- Identify the author's thesis and purpose
- Analyze the structure of the passage by identifying all main ideas
- Consult a dictionary or encyclopedia to understand material that is unfamiliar to you
- Make an outline of the work or write a description of it
- Write a summary of the work
- Determine the purpose which could be
- To inform with factual material
- To persuade with appeal to reason or emotions
- To entertain (to affect people's emotions)
- If the purpose is to inform, has the material been presented clearly, accurately, with order and coherence?
- If the purpose is to persuade, look for evidence, logical reasoning, contrary evidence
- If the purpose was to entertain, determine how emotions are affected: does it make you laugh, cry, angry? Why did it affect you?
SAMPLE OUTLINE FOR CRITICAL ESSAY
After the passage under analysis has been carefully studied, the critique can be drafted using this sample outline.
- I. Background information to help your readers understand the nature of the work
- A. Information about the work
- 1. Title
- 2. Author
- 3. Publication information
- 4. Statement of topic and purpose
- B. Thesis statement indicating writer's main reaction to the work
- II. Summary or description of the work
- III. Interpretation and/or evaluation
- A. Discussion of the work's organization
- B. Discussion of the work's style
- C. Effectiveness
- D. Discussion of the topic's treatment
- E. Discussion of appeal to a particular audience
Avoid introducing your ideas by stating "I think" or "in my opinion." Keep the focus on the subject of your analysis, not on yourself. Identifying your opinions weakens them.
Always introduce the work. Do not assume that because your reader knows what you are writing about, you do not need to mention the work's title.
Other questions to consider: Is there a controversy surrounding either the passage or the subject which it concerns?
What about the subject matter is of current interest?
What is the overall value of the passage?
What are its strengths and weaknesses?
Support your thesis with detailed evidence from the text examined. Do not forget to document quotes and paraphrases.
Remember that the purpose of a critical analysis is not merely to inform, but also to evaluate the worth, utility, excellence, distinction, truth, validity, beauty, or goodness of something.
Even though as a writer you set the standards, you should be open-minded, well informed, and fair. You can express your opinions, but you should also back them up with evidence.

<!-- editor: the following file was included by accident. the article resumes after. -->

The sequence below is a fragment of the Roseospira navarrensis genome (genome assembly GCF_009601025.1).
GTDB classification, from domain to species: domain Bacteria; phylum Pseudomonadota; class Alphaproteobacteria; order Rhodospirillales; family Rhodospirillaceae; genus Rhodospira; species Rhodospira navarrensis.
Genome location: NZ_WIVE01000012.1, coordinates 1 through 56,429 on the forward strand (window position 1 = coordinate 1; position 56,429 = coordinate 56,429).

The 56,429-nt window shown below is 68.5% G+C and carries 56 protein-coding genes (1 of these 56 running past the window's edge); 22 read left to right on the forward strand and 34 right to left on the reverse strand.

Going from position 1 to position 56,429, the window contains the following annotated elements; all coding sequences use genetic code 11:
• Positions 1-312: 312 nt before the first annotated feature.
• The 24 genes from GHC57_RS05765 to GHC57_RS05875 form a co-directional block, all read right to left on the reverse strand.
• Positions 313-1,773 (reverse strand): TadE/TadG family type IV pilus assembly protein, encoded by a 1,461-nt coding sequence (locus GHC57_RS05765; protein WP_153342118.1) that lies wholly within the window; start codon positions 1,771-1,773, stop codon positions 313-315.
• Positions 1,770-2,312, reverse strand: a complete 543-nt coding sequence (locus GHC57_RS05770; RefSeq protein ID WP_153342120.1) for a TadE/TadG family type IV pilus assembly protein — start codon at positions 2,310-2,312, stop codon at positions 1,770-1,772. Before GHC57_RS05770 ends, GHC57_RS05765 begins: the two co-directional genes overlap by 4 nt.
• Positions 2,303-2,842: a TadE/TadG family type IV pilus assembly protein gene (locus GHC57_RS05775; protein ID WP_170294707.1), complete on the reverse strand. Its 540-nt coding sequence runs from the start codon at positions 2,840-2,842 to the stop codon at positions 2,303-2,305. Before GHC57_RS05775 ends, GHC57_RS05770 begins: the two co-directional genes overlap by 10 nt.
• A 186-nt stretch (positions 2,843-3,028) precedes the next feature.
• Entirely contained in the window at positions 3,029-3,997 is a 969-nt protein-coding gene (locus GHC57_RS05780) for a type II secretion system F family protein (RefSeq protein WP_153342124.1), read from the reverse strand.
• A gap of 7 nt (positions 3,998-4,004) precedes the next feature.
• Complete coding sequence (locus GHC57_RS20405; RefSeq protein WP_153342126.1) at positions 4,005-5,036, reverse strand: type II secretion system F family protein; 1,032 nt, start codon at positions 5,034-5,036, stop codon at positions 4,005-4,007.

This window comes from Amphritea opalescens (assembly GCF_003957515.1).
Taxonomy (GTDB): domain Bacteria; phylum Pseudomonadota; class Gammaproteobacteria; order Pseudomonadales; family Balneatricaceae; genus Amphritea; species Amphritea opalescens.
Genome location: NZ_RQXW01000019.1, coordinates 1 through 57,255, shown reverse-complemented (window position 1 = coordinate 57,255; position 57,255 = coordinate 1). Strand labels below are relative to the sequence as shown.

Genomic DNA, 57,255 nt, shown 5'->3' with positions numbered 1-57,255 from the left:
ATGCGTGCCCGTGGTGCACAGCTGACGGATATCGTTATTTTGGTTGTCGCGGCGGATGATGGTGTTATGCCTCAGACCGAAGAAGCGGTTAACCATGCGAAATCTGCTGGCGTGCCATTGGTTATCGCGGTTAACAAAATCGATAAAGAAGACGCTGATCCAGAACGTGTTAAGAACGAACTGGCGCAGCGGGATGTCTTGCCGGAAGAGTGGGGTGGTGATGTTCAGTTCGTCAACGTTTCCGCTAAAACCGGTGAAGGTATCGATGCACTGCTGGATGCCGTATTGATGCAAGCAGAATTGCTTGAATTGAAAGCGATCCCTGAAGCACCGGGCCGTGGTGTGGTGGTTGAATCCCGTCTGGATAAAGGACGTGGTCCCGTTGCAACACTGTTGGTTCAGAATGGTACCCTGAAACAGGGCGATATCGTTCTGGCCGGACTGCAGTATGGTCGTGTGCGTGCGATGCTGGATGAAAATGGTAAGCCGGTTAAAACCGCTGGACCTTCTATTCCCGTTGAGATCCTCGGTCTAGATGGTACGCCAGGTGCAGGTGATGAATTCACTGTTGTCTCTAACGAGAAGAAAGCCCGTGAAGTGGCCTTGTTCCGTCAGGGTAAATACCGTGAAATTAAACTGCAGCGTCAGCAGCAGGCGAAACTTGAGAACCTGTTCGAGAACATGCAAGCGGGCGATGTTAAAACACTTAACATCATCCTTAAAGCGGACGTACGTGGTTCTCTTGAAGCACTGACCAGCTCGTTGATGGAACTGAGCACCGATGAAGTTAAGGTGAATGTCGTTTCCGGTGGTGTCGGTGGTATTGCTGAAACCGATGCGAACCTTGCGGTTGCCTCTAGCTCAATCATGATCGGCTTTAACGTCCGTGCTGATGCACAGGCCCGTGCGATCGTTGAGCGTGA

Your review should provide information, interpretation, and evaluation. The information will help your reader understand the nature of the work under analysis. The interpretation will explain the meaning of the work, therefore requiring your correct understanding of it. The evaluation will discuss your opinions of the work and present valid justification for them.
To write an effective critical analysis, you must first be sure that you understand the question that has been posed, and all literary terms that you have been asked to address. Once you feel you understand the question, reread the piece of literature, making notes. Then look at the notes you've made, consider what connections you can make between observations, and reconsider the question. Try to formulate a rough thesis statement (your "claim"). Now try to select those pieces of evidence that you feel you can most convincingly use to support the claim you made. Next, try to formulate a good introduction, that
- names the work discussed and the author.
- provides a very brief plot summary.
- relates some aspect of that plot to the topic you have chosen to address.
- provides a thesis statement.
- indicates the way you plan to develop your argument (support your claim).
Now proceed to introduce and discuss the evidence you mentioned in your introduction, in the order in which you mentioned it. Ensure that you deal with each kind of evidence in a paragraph of its own, and that you introduce the topic of each paragraph with a carefully-focused topic sentence. Also ensure that you end each paragraph with a concluding sentence that sums up the thrust of that paragraph's argument and possibly paves the way for the next piece of evidence to be discussed. (Alternatively, you can begin the next paragraph with a transitional phrase that links the new piece of evidence with the one you have just summarized.)
Finally, write a conclusion that restates your thesis (but using different words), incorporates a brief restatement of your key evidence, and provides a sense of closure. A good closing technique is to somehow link the claim you have made about this particular piece of literature with the author's general style or preoccupations, or to suggest some way in which the topic you have just discussed relates more generally to some aspect of human existence.
What follows is the sample essay analysing the use of setting in the short story "The Cask of Amontillado." Both "good" and "poor" examples of the essay's first and second body paragraphs are included. As you read each paragraph of the essay, beginning with its introduction, clicking on the "continue" arrow at the bottom of the paragraph will permit you to see commentary on particular features of the essay-writing process. To see all the commentary, you may need to click the arrow multiple times.